(POTUS scored an Hermes golf bag, a Louis Vuitton briefcase and a Lacoste shirt from President Sarkozy in 2011 alone.) But the rest of the world’s leaders got in on the fun at this week’s G8 Summit : Women’s Wear Daily reports that Mulberry gifted Obama and his fellow attendees with sweet monogrammed leather bags . Japanese Prime Minister Shinzo Abe, Russian President Vladimir Putin, UK Prime Minister David Cameron, French President Francois Hollande, Canadian Prime Minister Stephen Harper, Italian Prime Minister Enrico Letta and President Obama all reportedly received brown leather overnight bags from Mulberry’s Fall 2013 collection. As the only woman of the group, Germany’s German Chancellor Angela Merkel got a black Piccadilly bag, one of the British brand’s classic leather handbags. ( It’s going for $2,300 on Mulberry’s website right now, if you’re looking to channel the German politico.) The fashionable gifts are a nice perk, especially since the G8 turned out to be a surprisingly informal conference. Over the course of the two-day event in Northern Ireland, we barely saw anyone wearing a tie — Prime Minister Shinzo Abe even got away with a snazzy pink shirt and two-toned shoes . Unfortunately, no sightings of the Mulberry bags. The Piccadilly Bag: Barack Obama has always been pretty stylish… Loading Slideshow Obama (kneeling in front row) 1970s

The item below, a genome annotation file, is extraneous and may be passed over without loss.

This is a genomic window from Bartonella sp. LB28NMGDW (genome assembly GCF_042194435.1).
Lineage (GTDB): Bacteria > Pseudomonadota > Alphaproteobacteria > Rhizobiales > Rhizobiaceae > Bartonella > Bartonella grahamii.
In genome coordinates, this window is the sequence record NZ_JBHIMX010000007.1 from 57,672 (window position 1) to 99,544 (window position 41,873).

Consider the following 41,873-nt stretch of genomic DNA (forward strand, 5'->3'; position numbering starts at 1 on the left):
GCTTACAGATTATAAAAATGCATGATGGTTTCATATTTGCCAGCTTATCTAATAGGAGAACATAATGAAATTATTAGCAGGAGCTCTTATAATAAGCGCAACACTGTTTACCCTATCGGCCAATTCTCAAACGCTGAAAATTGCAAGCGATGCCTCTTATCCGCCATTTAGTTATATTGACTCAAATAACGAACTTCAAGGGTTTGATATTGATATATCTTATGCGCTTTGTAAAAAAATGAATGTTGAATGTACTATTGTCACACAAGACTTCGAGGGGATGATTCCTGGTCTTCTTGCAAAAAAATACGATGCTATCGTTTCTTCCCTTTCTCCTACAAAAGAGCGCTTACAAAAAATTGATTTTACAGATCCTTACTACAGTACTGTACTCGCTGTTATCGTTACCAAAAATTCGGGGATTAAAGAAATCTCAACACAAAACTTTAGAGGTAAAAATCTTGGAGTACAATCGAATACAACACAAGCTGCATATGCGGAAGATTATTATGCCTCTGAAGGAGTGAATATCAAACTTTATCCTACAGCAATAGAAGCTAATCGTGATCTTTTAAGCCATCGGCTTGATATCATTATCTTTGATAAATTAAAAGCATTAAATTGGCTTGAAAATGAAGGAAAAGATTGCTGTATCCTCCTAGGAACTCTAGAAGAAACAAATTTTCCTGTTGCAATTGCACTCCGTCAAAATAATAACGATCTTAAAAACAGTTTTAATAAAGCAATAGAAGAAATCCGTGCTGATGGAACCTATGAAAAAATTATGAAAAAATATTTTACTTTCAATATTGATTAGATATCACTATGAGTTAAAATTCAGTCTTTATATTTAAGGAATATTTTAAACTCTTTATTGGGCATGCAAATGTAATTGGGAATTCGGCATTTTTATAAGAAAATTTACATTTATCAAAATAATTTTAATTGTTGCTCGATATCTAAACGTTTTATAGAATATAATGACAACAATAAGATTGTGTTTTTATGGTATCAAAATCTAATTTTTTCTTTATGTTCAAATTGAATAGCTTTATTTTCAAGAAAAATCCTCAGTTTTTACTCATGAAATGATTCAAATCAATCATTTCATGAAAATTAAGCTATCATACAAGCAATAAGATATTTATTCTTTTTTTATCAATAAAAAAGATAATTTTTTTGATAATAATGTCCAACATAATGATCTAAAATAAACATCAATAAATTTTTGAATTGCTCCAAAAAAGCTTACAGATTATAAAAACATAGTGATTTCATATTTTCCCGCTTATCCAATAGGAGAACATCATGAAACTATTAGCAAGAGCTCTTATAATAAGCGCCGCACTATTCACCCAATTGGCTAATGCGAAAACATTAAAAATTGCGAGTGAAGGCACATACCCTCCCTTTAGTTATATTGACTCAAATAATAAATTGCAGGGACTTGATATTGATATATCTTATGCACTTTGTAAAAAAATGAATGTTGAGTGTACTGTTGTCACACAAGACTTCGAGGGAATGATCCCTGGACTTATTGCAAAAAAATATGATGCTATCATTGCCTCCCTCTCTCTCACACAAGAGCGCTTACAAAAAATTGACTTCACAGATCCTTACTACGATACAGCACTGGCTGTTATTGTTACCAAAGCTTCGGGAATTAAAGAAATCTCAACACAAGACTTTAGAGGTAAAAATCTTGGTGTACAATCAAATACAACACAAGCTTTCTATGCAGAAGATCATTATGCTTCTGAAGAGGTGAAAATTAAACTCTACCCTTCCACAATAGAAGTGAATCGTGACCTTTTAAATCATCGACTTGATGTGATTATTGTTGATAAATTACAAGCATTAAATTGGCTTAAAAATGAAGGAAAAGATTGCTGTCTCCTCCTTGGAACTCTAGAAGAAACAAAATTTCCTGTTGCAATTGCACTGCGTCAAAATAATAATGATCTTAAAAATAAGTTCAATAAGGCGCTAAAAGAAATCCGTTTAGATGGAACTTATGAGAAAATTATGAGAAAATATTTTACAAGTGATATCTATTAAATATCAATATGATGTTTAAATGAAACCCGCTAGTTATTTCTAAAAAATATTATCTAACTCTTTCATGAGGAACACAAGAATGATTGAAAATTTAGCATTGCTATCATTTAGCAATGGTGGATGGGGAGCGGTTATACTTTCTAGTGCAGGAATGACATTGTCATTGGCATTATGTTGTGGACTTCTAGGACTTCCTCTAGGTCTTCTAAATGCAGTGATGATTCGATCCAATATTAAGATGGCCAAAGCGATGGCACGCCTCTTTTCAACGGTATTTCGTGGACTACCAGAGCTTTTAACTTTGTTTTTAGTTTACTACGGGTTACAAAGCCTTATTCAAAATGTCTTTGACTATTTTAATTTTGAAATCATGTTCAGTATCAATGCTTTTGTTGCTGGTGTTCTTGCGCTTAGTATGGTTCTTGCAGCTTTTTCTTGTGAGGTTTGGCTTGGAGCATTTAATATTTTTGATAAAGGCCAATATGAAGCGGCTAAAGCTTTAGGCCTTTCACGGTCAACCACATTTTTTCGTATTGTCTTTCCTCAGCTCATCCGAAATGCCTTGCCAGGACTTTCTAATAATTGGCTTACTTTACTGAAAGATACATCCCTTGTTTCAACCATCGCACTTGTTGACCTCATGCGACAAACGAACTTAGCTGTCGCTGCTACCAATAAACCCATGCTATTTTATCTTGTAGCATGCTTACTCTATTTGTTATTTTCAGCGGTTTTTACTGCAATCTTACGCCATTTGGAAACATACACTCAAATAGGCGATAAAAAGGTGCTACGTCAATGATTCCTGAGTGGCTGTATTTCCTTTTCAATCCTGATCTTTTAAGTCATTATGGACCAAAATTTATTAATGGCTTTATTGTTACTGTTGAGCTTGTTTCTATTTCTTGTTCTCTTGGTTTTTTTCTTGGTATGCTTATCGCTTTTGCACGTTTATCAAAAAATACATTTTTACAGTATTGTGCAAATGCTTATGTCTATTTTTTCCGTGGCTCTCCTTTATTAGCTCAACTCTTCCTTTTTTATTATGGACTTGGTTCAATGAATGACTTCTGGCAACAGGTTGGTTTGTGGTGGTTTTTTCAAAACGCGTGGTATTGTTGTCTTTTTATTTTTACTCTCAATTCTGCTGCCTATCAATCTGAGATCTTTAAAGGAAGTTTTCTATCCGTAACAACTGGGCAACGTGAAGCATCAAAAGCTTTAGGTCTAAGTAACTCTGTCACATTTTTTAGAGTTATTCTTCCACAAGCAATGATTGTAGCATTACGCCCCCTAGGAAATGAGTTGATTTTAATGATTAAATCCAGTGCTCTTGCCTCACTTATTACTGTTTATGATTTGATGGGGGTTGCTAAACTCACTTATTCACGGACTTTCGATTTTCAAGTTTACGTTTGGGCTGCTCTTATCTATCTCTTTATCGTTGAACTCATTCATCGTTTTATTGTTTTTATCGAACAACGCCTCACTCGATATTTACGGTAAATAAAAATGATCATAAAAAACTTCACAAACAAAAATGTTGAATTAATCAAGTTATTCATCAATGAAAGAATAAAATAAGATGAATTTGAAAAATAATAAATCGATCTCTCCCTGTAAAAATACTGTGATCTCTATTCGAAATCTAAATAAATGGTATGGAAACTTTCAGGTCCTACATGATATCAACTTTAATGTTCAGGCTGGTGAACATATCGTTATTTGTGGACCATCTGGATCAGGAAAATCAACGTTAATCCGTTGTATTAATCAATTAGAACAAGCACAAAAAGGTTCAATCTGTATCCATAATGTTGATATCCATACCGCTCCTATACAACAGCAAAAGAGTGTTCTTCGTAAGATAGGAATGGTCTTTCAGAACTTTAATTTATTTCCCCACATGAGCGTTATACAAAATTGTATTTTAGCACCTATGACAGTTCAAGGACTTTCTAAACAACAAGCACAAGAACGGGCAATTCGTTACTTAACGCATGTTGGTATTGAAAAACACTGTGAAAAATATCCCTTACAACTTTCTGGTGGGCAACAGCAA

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Louis Vuitton pushed the envelope of creativity with their latest wind design at their 5th Avenue store in New York City. The high-end fashion brand used golden dinosaur bones to show off their latest collection. They decorated the windows with displays of very well dressed mannequins having to deal with dinosaur action. The handbags are designed in glass cases with tags that tell which bag it is and the bag specifics. The idea was inspired by the current displays at the Natural History Museum in Les Jardins des Plantes in Paris where dinosaur bones are a pretty big deal. While dinosaur bones are a sign of something old and prehistoric, it put a pretty chic twist to an ordinary store window display. Check out some of the scenes after the jump.